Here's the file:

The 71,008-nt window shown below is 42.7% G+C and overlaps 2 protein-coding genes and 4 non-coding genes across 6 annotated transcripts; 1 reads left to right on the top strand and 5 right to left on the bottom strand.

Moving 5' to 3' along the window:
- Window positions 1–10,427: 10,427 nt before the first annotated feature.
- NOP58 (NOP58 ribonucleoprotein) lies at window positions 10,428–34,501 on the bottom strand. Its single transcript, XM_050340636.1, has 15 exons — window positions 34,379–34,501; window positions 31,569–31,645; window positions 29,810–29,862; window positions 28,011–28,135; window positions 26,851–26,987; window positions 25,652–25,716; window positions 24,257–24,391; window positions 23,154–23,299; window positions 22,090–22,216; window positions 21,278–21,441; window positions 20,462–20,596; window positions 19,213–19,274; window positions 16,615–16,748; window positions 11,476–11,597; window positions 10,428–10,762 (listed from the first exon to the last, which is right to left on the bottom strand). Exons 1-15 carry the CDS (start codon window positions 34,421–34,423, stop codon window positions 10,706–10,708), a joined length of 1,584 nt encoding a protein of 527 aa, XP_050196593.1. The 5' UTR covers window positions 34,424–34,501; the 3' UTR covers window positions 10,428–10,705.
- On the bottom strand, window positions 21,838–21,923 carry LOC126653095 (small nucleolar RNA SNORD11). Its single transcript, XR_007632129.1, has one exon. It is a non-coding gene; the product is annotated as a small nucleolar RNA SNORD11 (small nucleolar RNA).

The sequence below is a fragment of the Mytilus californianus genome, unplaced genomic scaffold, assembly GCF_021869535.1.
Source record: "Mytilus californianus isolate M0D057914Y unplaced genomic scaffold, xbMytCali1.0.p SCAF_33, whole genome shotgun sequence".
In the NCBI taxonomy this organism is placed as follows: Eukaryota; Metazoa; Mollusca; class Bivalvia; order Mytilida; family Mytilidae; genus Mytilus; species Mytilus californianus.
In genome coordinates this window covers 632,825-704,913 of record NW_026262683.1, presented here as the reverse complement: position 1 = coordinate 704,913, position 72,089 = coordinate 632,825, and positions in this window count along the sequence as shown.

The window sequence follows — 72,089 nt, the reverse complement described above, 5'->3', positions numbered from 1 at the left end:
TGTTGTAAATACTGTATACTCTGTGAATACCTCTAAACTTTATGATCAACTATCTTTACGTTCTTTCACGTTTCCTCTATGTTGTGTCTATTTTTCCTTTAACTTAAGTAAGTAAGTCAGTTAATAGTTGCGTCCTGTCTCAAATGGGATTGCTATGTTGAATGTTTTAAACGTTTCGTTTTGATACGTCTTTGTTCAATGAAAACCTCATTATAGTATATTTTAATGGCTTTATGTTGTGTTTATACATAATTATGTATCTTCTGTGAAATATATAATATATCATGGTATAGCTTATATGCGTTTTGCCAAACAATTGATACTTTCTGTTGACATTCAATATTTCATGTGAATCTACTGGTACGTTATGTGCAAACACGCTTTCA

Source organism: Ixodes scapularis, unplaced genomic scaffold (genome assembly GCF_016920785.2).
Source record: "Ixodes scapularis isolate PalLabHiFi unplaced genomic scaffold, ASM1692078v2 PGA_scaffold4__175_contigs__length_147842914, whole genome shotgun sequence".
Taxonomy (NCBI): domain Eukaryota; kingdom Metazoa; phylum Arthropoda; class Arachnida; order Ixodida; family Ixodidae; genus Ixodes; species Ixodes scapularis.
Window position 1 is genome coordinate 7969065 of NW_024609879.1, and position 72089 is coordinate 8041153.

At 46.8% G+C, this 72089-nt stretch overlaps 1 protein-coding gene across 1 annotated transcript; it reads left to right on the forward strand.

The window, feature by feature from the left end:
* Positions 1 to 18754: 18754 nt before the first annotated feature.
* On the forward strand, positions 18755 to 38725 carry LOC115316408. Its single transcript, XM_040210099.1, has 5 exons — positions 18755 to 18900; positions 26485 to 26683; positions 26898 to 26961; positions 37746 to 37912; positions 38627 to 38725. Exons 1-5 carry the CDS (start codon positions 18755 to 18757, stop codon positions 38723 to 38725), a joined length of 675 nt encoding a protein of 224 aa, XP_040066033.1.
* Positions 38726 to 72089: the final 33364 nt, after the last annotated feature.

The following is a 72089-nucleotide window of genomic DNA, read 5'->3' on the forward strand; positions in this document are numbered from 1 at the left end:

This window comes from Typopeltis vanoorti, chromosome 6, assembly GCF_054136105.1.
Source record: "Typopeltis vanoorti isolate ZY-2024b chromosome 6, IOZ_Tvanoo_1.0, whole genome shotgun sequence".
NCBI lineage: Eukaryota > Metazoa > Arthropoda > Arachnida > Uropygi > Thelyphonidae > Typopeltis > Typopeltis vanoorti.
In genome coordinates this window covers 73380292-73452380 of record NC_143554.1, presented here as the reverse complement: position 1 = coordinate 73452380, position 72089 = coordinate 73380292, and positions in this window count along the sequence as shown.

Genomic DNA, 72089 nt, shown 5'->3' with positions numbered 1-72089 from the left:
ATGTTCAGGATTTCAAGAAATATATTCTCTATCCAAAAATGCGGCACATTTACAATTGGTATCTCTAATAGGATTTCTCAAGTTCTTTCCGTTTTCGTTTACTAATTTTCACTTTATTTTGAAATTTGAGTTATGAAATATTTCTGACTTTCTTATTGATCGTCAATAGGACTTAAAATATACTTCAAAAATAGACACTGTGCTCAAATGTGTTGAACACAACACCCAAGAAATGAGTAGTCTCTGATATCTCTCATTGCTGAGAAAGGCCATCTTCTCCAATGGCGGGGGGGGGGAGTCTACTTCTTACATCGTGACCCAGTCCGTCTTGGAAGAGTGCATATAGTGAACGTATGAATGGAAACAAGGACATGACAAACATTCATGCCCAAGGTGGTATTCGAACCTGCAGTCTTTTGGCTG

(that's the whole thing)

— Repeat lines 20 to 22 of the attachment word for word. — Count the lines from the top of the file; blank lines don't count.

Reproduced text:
* Positions 38726 to 72089: the final 33364 nt, after the last annotated feature.

The following is a 72089-nucleotide window of genomic DNA, read 5'->3' on the forward strand; positions in this document are numbered from 1 at the left end:

This window comes from Typopeltis vanoorti, chromosome 6, assembly GCF_054136105.1.